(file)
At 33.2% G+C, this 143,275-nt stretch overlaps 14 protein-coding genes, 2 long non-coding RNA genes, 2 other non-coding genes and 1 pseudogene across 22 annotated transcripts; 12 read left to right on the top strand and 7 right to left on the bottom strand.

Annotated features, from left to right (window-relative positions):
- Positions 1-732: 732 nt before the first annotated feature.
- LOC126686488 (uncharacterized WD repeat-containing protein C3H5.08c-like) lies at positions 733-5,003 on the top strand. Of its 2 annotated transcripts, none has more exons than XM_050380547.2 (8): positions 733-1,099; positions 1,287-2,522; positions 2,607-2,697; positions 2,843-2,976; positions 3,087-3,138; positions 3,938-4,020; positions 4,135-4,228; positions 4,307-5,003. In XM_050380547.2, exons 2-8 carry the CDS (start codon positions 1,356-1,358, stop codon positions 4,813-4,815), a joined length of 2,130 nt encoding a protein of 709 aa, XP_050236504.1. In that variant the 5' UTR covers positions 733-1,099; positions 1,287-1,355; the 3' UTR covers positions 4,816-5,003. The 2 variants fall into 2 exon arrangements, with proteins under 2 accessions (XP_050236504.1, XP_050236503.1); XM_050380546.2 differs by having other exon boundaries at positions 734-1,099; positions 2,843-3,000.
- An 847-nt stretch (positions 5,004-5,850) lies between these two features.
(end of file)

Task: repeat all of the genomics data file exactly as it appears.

At 33.2% G+C, this 143,275-nt stretch overlaps 14 protein-coding genes, 2 long non-coding RNA genes, 2 other non-coding genes and 1 pseudogene across 22 annotated transcripts; 12 read left to right on the top strand and 7 right to left on the bottom strand.

Annotated features, from left to right (window-relative positions):
- Positions 1-732: 732 nt before the first annotated feature.
- LOC126686488 (uncharacterized WD repeat-containing protein C3H5.08c-like) lies at positions 733-5,003 on the top strand. Of its 2 annotated transcripts, none has more exons than XM_050380547.2 (8): positions 733-1,099; positions 1,287-2,522; positions 2,607-2,697; positions 2,843-2,976; positions 3,087-3,138; positions 3,938-4,020; positions 4,135-4,228; positions 4,307-5,003. In XM_050380547.2, exons 2-8 carry the CDS (start codon positions 1,356-1,358, stop codon positions 4,813-4,815), a joined length of 2,130 nt encoding a protein of 709 aa, XP_050236504.1. In that variant the 5' UTR covers positions 733-1,099; positions 1,287-1,355; the 3' UTR covers positions 4,816-5,003. The 2 variants fall into 2 exon arrangements, with proteins under 2 accessions (XP_050236504.1, XP_050236503.1); XM_050380546.2 differs by having other exon boundaries at positions 734-1,099; positions 2,843-3,000.
- An 847-nt stretch (positions 5,004-5,850) lies between these two features.